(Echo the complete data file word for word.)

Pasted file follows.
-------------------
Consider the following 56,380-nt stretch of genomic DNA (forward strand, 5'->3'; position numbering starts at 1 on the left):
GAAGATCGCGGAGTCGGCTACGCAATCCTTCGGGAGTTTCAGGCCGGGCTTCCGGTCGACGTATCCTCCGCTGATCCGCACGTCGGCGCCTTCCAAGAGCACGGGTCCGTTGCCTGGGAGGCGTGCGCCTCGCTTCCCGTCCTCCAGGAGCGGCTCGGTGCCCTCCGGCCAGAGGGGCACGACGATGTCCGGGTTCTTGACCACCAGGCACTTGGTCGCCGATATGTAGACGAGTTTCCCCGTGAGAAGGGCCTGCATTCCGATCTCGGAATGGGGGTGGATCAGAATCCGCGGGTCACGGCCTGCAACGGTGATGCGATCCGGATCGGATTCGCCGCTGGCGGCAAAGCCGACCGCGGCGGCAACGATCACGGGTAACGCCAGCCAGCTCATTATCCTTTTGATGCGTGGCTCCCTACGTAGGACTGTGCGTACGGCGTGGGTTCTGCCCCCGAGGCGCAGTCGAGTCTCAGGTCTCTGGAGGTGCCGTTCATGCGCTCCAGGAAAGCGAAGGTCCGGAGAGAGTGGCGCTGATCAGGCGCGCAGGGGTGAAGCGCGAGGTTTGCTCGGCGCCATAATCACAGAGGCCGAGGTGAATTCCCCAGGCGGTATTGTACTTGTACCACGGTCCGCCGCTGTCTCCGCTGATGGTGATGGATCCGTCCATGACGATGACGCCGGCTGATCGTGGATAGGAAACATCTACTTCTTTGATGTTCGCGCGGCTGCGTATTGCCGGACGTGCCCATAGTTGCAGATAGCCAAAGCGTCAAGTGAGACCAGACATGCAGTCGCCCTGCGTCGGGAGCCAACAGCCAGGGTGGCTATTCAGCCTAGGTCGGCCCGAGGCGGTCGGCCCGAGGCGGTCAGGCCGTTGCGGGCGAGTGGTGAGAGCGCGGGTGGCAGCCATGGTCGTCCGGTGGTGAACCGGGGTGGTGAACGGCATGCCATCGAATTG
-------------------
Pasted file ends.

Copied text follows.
Consider the following 56,380-nt stretch of genomic DNA (forward strand, 5'->3'; position numbering starts at 1 on the left):
GAAGATCGCGGAGTCGGCTACGCAATCCTTCGGGAGTTTCAGGCCGGGCTTCCGGTCGACGTATCCTCCGCTGATCCGCACGTCGGCGCCTTCCAAGAGCACGGGTCCGTTGCCTGGGAGGCGTGCGCCTCGCTTCCCGTCCTCCAGGAGCGGCTCGGTGCCCTCCGGCCAGAGGGGCACGACGATGTCCGGGTTCTTGACCACCAGGCACTTGGTCGCCGATATGTAGACGAGTTTCCCCGTGAGAAGGGCCTGCATTCCGATCTCGGAATGGGGGTGGATCAGAATCCGCGGGTCACGGCCTGCAACGGTGATGCGATCCGGATCGGATTCGCCGCTGGCGGCAAAGCCGACCGCGGCGGCAACGATCACGGGTAACGCCAGCCAGCTCATTATCCTTTTGATGCGTGGCTCCCTACGTAGGACTGTGCGTACGGCGTGGGTTCTGCCCCCGAGGCGCAGTCGAGTCTCAGGTCTCTGGAGGTGCCGTTCATGCGCTCCAGGAAAGCGAAGGTCCGGAGAGAGTGGCGCTGATCAGGCGCGCAGGGGTGAAGCGCGAGGTTTGCTCGGCGCCATAATCACAGAGGCCGAGGTGAATTCCCCAGGCGGTATTGTACTTGTACCACGGTCCGCCGCTGTCTCCGCTGATGGTGATGGATCCGTCCATGACGATGACGCCGGCTGATCGTGGATAGGAAACATCTACTTCTTTGATGTTCGCGCGGCTGCGTATTGCCGGACGTGCCCATAGTTGCAGATAGCCAAAGCGTCAAGTGAGACCAGACATGCAGTCGCCCTGCGTCGGGAGCCAACAGCCAGGGTGGCTATTCAGCCTAGGTCGGCCCGAGGCGGTCGGCCCGAGGCGGTCAGGCCGTTGCGGGCGAGTGGTGAGAGCGCGGGTGGCAGCCATGGTCGTCCGGTGGTGAACCGGGGTGGTGAACGGCATGCCATCGAATTG